Posts Tagged With 'ubuntu'

Building Debian packages with local dependencies

Written by Barry Warsaw in technology on Mon 28 November 2016. Tags: ubuntu, debian, packaging,

Way back in 2011 I wrote an article describing how you can build Debian packages with local dependencies for testing purposes. An example would be a new version of a package that has new dependencies. Or perhaps the new dependency isn't available in Debian yet. You'd like to test both packages together locally before uploading. Using sbuild and autopkgtest you can have a high degree of confidence about the quality of your packages before you upload them.

Here I'll describe some of the improvements in those tools, and give you simplified instructions on how to build and test packages with local dependencies.

What's changed?

Several things have changed. Probably the biggest thing that simplifies the procedure is that GPG keys for your local repository are no longer needed.

Another thing that's improved is the package testing support. It used to be that packages could only be tested during build time, but with the addition of the autopkgtest tool, we can also test the built packages under various scenarios. This is important because it more closely mimics what your package's users will see. One thing that's cool about this for Python packages is that autopkgtest runs an import test of your package by default, so even if you don't add any explicit tests, you still get something. Of course, if you do want to add your own tests, you'll need to recreate those default tests, or check out the autodep8 package for some helpers.

I've moved the repository of scripts over to git.

The way you specify the location of the extra repositories holding your local debs has changed. Now, instead of providing a directory on the local file system, we're going to fire up a simple Python-based HTTP server and use that as a new repository URL. This won't be …

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Creating Python snaps

Written by Barry Warsaw in technology on Thu 02 April 2015. Tags: debugging, python, python3, ubuntu,

Background

Snappy Ubuntu Core is a new edition of the Ubuntu you know and love, with some interesting new features, including atomic, transactional updates, and a much more lightweight application deployment story than traditional Debian/Ubuntu packaging. Much of this work grew out of our development of a mobile/touch based version of Ubuntu for phones and tablets, but now Ubuntu Core is available for clouds and devices.

I find the transactional nature of upgrades to be very interesting. While you still get a perfectly normal Ubuntu system, your root file system is read-only, so traditional apt-get based upgrades don't work. Instead, your system version is image based; today you are running image 231 and tomorrow a new image is released to get you to 232. When you upgrade to the new image, you get all the system changes. We support both full and delta upgrades (the latter which reduces bandwidth), and even phased updates so that we can roll out new upgrades and quickly pull them from the server side if we notice a problem. Snappy devices even support rolling back upgrades on a single device, by using a dual-partition root file system. Phones generally don't support this due to lack of available space on the device.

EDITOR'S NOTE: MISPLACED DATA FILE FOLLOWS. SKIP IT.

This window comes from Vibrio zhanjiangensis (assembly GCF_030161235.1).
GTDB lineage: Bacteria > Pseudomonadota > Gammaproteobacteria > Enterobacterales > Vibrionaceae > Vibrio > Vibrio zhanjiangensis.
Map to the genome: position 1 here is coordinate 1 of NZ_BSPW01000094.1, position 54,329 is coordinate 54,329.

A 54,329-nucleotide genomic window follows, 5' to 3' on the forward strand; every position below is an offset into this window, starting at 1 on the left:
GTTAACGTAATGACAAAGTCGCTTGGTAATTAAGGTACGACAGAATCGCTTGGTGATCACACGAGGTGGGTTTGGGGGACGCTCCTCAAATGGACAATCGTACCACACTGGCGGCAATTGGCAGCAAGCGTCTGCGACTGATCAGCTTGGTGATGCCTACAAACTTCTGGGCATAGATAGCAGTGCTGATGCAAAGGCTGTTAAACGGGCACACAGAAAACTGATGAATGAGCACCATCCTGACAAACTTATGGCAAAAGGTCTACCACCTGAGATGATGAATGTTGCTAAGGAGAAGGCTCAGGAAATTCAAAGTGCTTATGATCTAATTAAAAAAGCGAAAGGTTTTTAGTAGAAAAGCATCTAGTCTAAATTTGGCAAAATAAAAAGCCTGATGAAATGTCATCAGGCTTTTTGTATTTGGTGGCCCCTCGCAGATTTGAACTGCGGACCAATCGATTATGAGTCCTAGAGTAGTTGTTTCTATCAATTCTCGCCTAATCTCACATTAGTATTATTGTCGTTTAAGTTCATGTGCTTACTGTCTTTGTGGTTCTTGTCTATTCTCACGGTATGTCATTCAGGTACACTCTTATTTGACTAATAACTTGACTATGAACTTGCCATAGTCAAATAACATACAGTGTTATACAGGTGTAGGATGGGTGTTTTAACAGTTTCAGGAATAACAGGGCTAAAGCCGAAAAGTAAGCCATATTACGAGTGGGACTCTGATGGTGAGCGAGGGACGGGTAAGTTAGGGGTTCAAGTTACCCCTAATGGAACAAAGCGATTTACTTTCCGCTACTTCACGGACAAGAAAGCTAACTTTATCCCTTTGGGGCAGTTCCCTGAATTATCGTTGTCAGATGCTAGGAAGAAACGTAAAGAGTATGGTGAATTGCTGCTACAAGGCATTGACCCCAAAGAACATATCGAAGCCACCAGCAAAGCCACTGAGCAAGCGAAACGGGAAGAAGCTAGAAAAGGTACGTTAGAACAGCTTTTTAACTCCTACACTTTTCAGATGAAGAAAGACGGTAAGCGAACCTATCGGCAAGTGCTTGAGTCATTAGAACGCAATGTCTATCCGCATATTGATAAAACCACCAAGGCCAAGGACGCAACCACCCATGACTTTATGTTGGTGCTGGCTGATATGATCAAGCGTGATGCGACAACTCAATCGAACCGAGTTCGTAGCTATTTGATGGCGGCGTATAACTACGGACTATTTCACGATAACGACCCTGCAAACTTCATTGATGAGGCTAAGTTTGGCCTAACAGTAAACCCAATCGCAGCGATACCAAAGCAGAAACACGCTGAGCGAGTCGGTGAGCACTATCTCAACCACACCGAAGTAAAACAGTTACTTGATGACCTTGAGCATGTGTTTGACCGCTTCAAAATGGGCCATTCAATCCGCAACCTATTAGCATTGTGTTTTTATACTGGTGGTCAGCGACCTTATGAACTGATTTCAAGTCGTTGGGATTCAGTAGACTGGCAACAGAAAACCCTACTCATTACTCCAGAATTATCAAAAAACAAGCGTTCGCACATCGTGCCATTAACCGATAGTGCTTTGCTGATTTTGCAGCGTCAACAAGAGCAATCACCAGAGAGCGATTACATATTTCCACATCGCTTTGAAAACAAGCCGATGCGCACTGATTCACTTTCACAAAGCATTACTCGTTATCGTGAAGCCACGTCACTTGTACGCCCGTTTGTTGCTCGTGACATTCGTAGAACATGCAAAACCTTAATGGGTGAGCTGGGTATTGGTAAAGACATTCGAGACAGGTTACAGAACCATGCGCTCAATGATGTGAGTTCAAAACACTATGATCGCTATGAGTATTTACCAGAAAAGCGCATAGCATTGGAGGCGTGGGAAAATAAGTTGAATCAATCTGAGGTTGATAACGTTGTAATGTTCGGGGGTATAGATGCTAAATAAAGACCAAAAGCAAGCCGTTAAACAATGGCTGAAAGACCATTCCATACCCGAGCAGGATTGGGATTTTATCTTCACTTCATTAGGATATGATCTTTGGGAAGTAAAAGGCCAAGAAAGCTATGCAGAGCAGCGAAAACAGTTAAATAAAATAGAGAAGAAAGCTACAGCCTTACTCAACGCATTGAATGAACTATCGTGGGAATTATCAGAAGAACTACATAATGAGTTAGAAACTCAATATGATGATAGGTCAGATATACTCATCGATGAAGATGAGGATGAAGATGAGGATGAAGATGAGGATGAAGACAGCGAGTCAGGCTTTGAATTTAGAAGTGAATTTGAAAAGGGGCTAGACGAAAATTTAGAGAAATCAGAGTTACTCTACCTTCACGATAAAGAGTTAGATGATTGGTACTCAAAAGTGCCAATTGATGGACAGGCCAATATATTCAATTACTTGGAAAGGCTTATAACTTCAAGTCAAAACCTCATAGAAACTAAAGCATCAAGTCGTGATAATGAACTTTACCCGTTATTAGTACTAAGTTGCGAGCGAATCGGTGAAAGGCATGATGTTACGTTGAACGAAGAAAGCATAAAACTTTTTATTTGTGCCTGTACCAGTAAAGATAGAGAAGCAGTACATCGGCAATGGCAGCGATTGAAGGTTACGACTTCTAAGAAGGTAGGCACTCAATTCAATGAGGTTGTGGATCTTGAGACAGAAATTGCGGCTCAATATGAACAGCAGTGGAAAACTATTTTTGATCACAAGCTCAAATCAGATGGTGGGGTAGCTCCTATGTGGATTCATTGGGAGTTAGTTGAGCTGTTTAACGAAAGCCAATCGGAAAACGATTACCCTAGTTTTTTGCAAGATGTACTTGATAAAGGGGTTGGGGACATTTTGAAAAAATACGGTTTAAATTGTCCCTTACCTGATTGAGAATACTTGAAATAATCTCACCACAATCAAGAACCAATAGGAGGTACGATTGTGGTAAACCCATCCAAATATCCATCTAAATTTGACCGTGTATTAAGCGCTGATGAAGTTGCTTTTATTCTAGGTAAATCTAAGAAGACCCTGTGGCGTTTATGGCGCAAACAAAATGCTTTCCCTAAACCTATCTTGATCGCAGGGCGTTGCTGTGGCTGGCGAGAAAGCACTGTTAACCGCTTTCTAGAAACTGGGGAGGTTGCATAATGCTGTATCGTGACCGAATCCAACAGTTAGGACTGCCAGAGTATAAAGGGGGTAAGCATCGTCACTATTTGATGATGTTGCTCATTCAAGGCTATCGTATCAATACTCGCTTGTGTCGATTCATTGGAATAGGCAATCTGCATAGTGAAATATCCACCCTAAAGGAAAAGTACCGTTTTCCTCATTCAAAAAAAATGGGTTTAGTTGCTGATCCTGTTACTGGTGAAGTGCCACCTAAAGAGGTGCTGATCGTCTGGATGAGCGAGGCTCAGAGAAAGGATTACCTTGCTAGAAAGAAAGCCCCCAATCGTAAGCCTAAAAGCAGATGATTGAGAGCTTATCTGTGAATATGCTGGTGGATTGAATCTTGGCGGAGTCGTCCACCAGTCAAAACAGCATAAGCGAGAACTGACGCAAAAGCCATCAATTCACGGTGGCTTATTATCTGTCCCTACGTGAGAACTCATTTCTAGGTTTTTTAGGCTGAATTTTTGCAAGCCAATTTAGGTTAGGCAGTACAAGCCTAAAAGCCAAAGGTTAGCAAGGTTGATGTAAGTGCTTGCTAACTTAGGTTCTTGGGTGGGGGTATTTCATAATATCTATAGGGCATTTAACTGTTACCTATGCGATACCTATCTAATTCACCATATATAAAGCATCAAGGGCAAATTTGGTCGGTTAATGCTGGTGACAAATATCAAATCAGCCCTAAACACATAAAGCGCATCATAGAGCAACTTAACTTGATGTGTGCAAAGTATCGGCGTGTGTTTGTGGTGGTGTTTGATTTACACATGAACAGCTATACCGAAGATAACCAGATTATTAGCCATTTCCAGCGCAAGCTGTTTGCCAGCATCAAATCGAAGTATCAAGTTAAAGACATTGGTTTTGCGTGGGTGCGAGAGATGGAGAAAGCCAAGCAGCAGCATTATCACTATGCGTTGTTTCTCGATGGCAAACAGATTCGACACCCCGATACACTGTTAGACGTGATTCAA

Of course, the other part really interesting thing about Snappy is the lightweight, flexible approach to deploying applications. I still remember my early days learning how to package software for Debian and Ubuntu, and now that I'm both an Ubuntu Core Developer and Debian Developer, I understand pretty well how to properly package things. There's still plenty of black art involved, even for relatively easy upstream packages such as distutils/setuptools-based Python packages available on the Cheeseshop (er, PyPI). The Snappy approach on Ubuntu Core is much more lightweight and easy, and …

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Resource management in Python 3.3, or contextlib.ExitStack FTW!

Written by Barry Warsaw in technology on Fri 10 May 2013. Tags: python, python3, ubuntu,

I'm writing a bunch of new code these days for Ubuntu Touch's Image Based Upgrade_ system. Think of it essentially as Ubuntu Touch's version of upgrading the phone/tablet (affectionately called *phablet*) operating system in a bulk way rather than piecemeal `apt-get s the way you do it on a traditional Ubuntu desktop or server. One of the key differences is that a phone has to detour through a reboot in order to apply an upgrade since its Ubuntu root file system is mounted read-only during the user session.